FAQ About Termites

  • There is an old saying; there are two kinds of houses, those with termites and those that will get termites. Seriously, there is no guarantee that a house will or will not get termites. Termites are all around us in the soil. They convert thousands of pounds of dead trees and other forms of cellulose to organic matter each year. They are constantly foraging for food sources. They do not intentionally set out to destroy your house; they just see it as another food source. If your home has not been treated and they are in your neighbor’s house, chances are they will eventually run into yours. 

  • The whole purpose in treating a house with liquid termiticides is to kill or repel the termites and to provide a continuous barrier around and under the entire structure. Drilling inside the house enables the pest management professional to create a more thorough barrier. 

  • If your neighbors’ house has termites, this does not mean your house will have them. It does mean that your house is at above average risk of a termite infestation. Inspections can be made for a modest cost so it is probably a good idea to have your home inspected periodically. 

  • Legally yes, but total gallons of solution required to properly treat an average size structure can easily be 200, 300, or even 400 gallons. Unless you have the proper equipment, properly treating your home could be difficult and time consuming. In addition, the termiticides available to the homeowner for termite treatments are limited, and if bought retail, they may be expensive. Therefore, unless you are experienced and have the proper equipment, it is best to let a pest management professional treat the structure. 

  • Many houses have remained termite free for years while some new houses get termites in just a few weeks or months. If your house was pretreated and you have a termite infestation in less than 1 year, it is possible that during construction your home did not get a continuous termiticide barrier around and under it. Also, the termiticide barrier may have been disturbed in some way such as planting shrubs around the foundation or adding sidewalks or patios after the final grade treatment.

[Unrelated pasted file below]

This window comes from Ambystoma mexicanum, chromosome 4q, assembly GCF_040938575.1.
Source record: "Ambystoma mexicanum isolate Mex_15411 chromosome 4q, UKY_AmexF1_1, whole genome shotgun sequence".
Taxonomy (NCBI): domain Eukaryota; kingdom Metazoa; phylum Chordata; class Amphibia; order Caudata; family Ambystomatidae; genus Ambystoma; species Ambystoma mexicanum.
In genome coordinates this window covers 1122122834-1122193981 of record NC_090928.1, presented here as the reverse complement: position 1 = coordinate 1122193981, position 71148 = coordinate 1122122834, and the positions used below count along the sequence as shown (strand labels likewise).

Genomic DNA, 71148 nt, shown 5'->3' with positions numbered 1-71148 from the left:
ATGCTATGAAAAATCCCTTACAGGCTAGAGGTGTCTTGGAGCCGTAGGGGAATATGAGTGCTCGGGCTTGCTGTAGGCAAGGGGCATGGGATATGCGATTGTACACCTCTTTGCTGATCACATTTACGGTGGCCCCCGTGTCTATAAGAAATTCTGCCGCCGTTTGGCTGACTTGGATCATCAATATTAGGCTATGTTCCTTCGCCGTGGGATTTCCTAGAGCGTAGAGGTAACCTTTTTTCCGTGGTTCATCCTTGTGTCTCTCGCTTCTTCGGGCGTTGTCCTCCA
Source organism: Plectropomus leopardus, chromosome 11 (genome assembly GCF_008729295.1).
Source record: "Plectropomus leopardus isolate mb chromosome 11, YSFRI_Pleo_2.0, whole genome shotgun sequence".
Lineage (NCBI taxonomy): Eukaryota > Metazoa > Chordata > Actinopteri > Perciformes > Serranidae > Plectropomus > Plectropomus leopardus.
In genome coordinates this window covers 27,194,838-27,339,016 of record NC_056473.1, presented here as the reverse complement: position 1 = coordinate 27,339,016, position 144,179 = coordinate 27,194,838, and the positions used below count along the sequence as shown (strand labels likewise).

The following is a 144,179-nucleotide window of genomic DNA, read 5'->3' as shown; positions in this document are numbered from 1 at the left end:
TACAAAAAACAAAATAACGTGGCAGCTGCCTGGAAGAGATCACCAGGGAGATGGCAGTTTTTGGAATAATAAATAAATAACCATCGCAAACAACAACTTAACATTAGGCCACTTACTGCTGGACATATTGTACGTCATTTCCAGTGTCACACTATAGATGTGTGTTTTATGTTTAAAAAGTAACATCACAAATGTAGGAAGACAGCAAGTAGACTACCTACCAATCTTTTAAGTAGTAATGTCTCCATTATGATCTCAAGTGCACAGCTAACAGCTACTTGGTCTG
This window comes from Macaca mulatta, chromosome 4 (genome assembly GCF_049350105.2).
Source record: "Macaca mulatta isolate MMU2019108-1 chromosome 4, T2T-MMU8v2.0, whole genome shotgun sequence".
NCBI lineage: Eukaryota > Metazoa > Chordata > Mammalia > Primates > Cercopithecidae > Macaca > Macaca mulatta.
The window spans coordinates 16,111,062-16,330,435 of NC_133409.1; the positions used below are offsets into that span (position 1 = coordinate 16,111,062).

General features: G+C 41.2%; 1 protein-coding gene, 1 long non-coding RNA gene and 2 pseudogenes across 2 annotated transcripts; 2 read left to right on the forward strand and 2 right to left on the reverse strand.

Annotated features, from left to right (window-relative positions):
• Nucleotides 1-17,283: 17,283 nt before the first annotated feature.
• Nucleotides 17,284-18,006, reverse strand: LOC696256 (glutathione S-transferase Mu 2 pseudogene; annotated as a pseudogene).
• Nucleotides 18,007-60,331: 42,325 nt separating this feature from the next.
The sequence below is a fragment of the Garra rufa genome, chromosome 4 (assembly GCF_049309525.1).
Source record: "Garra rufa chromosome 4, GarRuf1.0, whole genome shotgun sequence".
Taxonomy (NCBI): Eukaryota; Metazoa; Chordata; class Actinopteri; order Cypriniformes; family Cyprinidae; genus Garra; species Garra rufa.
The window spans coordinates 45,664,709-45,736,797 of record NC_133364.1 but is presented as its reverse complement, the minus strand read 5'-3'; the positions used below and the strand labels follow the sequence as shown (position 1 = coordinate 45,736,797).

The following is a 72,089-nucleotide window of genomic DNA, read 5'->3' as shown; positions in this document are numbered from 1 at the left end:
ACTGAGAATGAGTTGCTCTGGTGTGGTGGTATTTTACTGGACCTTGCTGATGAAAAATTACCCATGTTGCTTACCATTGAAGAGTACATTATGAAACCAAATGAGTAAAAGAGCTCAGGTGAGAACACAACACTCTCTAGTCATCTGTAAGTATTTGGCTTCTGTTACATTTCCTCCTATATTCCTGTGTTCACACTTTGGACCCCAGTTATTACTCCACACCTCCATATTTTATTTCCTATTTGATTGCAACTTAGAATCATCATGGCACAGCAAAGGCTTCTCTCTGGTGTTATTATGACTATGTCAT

• If use correctly, most termiticides, should give control for at least 5 years. If the house was not treated properly or the treated barrier around the house was disturbed, this could leave a pathway to the structure. Termites foraging in the soil will find the weakest spots in a barrier, and eventually penetrate to the house. If you are still under contract with a pest control company, give them a call and let them evaluate the problem. One thing to remember is always read the contract and make sure that you do not do anything to void the warranty, such as new construction, woodpiles near the house, or changing the grade of the soil outside the foundation. 

  • First, do not panic. Although termites can do severe damage, they work very slowly. Your house will not collapse overnight. If your house has been treated in the past five years, call the company that did the treatment. If your house has never been treated, call some local pest control companies and get estimates for their termite control services. These companies can inspect your house and determine whether you actually have termites, and can provide proper treatments. 

  • Physical differences between the two groups are often subtle, but there are characters that easily distinguish the two groups. The main differences between ants and termites are ants have a constriction of the abdomen between the thorax and the rest of the abdomen while termites are broadly joined between the thorax and abdomen. In other words, ants have a narrow or pinched waist and termites do not. The front and hind wings of termites are approximately equal in size while the hind wings of ants are much smaller than their front wings. The antennae of ants are elbowed after the first two segments. Termite antennae are not elbowed but appear like a string of beads. 

  • Any source of cellulose would be attractive to termites. Damp conditions under layers of mulch are ideal habitat for termites. Landscape mulch should be used sparingly and care should be taken not to place mulch against wood siding, window sills or door thresholds. 

  • Swarming termites inside your house are a sure sign. Window sills and door frames should be checked for damage. Mud tubes on walls, along baseboards or in cracks and crevices indicate termites. It may be necessary to open small holes in sheetrock to see termite tubes on wall studs.